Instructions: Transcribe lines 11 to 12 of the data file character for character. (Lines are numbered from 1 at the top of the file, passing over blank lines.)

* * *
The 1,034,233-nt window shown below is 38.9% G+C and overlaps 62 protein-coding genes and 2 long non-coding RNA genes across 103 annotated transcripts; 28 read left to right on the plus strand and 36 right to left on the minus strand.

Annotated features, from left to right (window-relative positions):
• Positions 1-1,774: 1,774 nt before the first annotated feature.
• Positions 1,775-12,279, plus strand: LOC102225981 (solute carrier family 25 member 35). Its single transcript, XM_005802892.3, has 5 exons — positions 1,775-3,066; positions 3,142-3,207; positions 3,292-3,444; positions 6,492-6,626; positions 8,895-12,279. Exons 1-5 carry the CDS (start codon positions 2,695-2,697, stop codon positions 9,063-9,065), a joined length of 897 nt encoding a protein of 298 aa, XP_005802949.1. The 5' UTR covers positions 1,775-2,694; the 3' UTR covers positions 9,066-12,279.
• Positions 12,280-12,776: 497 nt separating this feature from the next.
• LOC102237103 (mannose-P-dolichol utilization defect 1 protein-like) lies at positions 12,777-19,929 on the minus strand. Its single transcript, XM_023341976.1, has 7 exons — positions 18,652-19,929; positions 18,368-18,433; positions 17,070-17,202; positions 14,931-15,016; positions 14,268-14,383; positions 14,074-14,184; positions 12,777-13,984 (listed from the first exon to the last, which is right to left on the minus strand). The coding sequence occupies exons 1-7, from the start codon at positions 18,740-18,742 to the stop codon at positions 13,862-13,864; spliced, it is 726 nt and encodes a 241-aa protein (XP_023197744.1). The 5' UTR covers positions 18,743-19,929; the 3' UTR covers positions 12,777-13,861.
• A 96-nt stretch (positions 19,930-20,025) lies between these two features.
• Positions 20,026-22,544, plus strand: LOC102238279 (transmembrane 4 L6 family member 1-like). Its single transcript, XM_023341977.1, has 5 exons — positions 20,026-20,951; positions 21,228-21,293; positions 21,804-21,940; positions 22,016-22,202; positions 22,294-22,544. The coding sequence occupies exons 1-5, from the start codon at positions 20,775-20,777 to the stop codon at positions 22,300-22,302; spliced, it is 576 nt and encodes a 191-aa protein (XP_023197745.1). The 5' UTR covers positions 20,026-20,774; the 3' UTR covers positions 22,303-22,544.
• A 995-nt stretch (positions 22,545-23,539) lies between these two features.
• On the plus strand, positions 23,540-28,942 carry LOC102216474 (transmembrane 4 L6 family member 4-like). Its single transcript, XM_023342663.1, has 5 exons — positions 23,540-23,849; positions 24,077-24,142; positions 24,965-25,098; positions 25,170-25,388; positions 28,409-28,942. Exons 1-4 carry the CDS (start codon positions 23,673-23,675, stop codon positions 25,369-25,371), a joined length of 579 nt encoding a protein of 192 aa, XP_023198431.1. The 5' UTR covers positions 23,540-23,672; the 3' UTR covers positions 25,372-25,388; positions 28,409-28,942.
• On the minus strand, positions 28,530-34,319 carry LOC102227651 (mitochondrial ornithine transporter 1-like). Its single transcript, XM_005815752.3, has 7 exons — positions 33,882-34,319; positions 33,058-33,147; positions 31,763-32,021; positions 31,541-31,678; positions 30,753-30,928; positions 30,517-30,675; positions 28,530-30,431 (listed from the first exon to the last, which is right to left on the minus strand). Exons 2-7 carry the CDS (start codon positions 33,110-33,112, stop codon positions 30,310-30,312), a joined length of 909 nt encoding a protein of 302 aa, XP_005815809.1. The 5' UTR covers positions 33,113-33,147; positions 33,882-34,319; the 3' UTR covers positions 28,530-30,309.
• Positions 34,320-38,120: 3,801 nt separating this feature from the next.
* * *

• On the minus strand, positions 28,530-34,319 carry LOC102227651 (mitochondrial ornithine transporter 1-like). Its single transcript, XM_005815752.3, has 7 exons — positions 33,882-34,319; positions 33,058-33,147; positions 31,763-32,021; positions 31,541-31,678; positions 30,753-30,928; positions 30,517-30,675; positions 28,530-30,431 (listed from the first exon to the last, which is right to left on the minus strand). Exons 2-7 carry the CDS (start codon positions 33,110-33,112, stop codon positions 30,310-30,312), a joined length of 909 nt encoding a protein of 302 aa, XP_005815809.1. The 5' UTR covers positions 33,113-33,147; positions 33,882-34,319; the 3' UTR covers positions 28,530-30,309.
• Positions 34,320-38,120: 3,801 nt separating this feature from the next.